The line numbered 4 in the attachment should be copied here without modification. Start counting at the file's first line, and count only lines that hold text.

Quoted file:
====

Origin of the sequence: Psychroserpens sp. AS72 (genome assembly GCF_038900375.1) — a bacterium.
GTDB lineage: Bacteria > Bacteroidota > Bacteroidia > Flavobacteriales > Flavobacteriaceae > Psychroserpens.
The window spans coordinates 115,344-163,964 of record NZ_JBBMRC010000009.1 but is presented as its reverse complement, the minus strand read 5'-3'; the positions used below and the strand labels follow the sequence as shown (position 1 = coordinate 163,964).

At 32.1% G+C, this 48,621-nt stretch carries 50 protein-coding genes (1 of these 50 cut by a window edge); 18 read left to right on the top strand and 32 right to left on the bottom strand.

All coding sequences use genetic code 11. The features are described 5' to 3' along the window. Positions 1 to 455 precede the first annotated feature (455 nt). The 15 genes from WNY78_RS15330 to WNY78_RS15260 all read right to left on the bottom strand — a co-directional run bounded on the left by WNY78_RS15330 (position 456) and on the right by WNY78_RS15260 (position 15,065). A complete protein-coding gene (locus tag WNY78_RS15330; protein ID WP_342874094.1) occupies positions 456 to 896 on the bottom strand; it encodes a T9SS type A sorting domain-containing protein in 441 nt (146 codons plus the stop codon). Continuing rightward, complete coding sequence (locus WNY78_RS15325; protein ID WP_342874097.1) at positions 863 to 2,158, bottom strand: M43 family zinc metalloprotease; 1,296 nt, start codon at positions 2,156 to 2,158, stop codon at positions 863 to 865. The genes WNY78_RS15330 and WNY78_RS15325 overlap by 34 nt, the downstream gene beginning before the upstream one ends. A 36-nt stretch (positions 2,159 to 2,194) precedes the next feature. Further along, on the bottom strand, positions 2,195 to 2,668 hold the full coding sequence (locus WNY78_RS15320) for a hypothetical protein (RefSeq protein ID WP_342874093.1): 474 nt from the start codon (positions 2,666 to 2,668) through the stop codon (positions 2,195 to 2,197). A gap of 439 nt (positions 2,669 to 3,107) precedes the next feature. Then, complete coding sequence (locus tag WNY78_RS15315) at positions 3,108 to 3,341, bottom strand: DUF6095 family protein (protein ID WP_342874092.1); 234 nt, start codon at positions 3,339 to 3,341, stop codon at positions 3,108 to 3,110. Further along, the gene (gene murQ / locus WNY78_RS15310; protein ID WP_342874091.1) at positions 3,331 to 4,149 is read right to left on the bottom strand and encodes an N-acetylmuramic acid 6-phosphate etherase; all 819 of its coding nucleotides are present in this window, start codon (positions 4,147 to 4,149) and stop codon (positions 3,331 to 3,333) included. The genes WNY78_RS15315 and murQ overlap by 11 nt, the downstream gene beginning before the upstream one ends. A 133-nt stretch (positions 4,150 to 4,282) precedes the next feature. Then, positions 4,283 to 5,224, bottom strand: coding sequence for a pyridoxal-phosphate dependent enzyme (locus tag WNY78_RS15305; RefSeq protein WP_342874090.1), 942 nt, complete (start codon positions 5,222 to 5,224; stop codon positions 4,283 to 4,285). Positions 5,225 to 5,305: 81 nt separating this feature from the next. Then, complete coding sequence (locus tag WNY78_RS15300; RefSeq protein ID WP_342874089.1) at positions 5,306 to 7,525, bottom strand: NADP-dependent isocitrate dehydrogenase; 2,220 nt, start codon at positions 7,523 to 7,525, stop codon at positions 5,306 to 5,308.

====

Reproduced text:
At 32.1% G+C, this 48,621-nt stretch carries 50 protein-coding genes (1 of these 50 cut by a window edge); 18 read left to right on the top strand and 32 right to left on the bottom strand.